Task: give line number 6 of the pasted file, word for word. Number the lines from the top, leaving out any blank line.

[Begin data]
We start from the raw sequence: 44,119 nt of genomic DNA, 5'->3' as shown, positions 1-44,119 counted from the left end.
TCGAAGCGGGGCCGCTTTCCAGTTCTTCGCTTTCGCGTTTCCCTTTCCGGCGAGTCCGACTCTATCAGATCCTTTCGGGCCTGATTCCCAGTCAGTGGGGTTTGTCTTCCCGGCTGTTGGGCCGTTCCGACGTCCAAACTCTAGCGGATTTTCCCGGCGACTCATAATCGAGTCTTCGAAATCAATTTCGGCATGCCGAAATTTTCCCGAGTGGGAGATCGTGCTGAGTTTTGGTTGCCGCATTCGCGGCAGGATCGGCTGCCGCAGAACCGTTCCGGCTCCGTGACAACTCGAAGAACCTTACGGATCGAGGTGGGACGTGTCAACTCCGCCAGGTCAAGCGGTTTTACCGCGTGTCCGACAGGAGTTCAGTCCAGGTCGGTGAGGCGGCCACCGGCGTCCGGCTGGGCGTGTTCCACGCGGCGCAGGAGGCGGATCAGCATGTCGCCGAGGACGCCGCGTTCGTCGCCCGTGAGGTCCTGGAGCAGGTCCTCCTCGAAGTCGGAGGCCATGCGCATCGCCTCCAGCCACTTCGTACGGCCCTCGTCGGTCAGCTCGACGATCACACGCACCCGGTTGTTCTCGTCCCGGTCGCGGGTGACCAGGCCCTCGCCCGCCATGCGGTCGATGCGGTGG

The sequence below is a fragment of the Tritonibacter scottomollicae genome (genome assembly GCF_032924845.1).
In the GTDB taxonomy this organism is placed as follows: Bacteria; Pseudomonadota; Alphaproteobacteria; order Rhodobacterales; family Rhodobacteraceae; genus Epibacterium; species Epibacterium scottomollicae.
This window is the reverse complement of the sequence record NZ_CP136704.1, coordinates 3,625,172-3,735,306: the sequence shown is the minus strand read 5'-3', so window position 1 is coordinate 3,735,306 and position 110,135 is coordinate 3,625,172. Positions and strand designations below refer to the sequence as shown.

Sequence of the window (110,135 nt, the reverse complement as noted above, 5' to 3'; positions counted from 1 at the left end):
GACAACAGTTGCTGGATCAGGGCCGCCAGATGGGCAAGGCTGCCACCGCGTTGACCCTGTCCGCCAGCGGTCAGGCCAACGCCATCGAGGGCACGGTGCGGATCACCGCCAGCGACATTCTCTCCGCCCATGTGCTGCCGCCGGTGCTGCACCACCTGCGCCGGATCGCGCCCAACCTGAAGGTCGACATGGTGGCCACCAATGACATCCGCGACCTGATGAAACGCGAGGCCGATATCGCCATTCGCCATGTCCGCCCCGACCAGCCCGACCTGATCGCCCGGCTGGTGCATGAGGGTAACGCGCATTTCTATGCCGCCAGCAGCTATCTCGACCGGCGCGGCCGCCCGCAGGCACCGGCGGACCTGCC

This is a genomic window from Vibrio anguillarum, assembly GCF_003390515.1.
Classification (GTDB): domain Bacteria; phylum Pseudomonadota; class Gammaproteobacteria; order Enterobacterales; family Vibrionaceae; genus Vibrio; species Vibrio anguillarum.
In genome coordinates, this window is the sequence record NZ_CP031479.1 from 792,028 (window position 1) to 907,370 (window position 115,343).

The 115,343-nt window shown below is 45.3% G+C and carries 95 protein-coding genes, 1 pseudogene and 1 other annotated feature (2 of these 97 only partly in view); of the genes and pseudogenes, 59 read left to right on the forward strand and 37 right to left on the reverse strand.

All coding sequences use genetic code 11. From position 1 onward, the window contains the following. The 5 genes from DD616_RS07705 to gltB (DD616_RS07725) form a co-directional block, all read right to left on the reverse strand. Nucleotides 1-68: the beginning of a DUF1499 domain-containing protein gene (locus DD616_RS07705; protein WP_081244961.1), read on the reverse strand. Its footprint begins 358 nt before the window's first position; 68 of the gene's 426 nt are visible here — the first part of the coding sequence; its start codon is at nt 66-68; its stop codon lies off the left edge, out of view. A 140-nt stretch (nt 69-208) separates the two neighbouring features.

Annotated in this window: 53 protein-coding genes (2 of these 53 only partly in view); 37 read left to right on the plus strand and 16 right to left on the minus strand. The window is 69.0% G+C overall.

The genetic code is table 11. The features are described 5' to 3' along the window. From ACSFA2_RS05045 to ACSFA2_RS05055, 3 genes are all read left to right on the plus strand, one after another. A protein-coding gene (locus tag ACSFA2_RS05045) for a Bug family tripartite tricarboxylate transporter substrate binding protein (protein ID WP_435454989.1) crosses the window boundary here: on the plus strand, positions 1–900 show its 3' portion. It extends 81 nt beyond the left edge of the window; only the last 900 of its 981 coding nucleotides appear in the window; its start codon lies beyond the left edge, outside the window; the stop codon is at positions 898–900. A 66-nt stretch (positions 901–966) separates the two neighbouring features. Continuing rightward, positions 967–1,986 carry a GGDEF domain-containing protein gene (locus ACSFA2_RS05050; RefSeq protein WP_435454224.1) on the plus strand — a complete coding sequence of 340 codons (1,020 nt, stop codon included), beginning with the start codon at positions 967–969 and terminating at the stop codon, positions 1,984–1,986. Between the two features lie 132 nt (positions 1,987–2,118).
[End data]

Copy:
Sequence of the window (110,135 nt, the reverse complement as noted above, 5' to 3'; positions counted from 1 at the left end):